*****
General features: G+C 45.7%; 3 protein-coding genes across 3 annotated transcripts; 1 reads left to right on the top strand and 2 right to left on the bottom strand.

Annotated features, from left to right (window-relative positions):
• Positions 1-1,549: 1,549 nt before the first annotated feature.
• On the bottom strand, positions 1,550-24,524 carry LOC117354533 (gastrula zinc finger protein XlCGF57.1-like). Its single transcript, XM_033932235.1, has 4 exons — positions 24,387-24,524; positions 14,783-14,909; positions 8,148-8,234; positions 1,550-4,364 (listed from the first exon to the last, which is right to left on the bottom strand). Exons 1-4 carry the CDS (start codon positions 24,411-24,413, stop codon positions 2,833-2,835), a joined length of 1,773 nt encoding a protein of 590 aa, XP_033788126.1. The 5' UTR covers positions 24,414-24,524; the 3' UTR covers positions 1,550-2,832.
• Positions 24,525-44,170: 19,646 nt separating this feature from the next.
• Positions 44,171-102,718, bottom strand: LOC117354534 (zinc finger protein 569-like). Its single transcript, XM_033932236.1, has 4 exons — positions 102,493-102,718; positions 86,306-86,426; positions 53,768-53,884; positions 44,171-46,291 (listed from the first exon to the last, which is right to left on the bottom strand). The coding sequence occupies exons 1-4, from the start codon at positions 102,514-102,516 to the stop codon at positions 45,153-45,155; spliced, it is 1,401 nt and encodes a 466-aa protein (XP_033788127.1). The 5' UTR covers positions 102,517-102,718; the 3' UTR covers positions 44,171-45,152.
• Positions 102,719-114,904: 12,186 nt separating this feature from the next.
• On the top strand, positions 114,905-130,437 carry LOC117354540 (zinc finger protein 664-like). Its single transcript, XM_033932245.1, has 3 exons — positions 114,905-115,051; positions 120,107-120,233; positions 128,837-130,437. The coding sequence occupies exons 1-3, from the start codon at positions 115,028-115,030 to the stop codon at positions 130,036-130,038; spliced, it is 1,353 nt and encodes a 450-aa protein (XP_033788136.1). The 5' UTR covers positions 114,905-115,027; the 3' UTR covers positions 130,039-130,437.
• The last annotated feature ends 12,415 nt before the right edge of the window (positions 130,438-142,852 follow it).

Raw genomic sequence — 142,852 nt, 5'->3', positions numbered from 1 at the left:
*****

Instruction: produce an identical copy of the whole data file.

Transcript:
General features: G+C 45.7%; 3 protein-coding genes across 3 annotated transcripts; 1 reads left to right on the top strand and 2 right to left on the bottom strand.

Annotated features, from left to right (window-relative positions):
• Positions 1-1,549: 1,549 nt before the first annotated feature.
• On the bottom strand, positions 1,550-24,524 carry LOC117354533 (gastrula zinc finger protein XlCGF57.1-like). Its single transcript, XM_033932235.1, has 4 exons — positions 24,387-24,524; positions 14,783-14,909; positions 8,148-8,234; positions 1,550-4,364 (listed from the first exon to the last, which is right to left on the bottom strand). Exons 1-4 carry the CDS (start codon positions 24,411-24,413, stop codon positions 2,833-2,835), a joined length of 1,773 nt encoding a protein of 590 aa, XP_033788126.1. The 5' UTR covers positions 24,414-24,524; the 3' UTR covers positions 1,550-2,832.
• Positions 24,525-44,170: 19,646 nt separating this feature from the next.
• Positions 44,171-102,718, bottom strand: LOC117354534 (zinc finger protein 569-like). Its single transcript, XM_033932236.1, has 4 exons — positions 102,493-102,718; positions 86,306-86,426; positions 53,768-53,884; positions 44,171-46,291 (listed from the first exon to the last, which is right to left on the bottom strand). The coding sequence occupies exons 1-4, from the start codon at positions 102,514-102,516 to the stop codon at positions 45,153-45,155; spliced, it is 1,401 nt and encodes a 466-aa protein (XP_033788127.1). The 5' UTR covers positions 102,517-102,718; the 3' UTR covers positions 44,171-45,152.
• Positions 102,719-114,904: 12,186 nt separating this feature from the next.
• On the top strand, positions 114,905-130,437 carry LOC117354540 (zinc finger protein 664-like). Its single transcript, XM_033932245.1, has 3 exons — positions 114,905-115,051; positions 120,107-120,233; positions 128,837-130,437. The coding sequence occupies exons 1-3, from the start codon at positions 115,028-115,030 to the stop codon at positions 130,036-130,038; spliced, it is 1,353 nt and encodes a 450-aa protein (XP_033788136.1). The 5' UTR covers positions 114,905-115,027; the 3' UTR covers positions 130,039-130,437.
• The last annotated feature ends 12,415 nt before the right edge of the window (positions 130,438-142,852 follow it).

Raw genomic sequence — 142,852 nt, 5'->3', positions numbered from 1 at the left: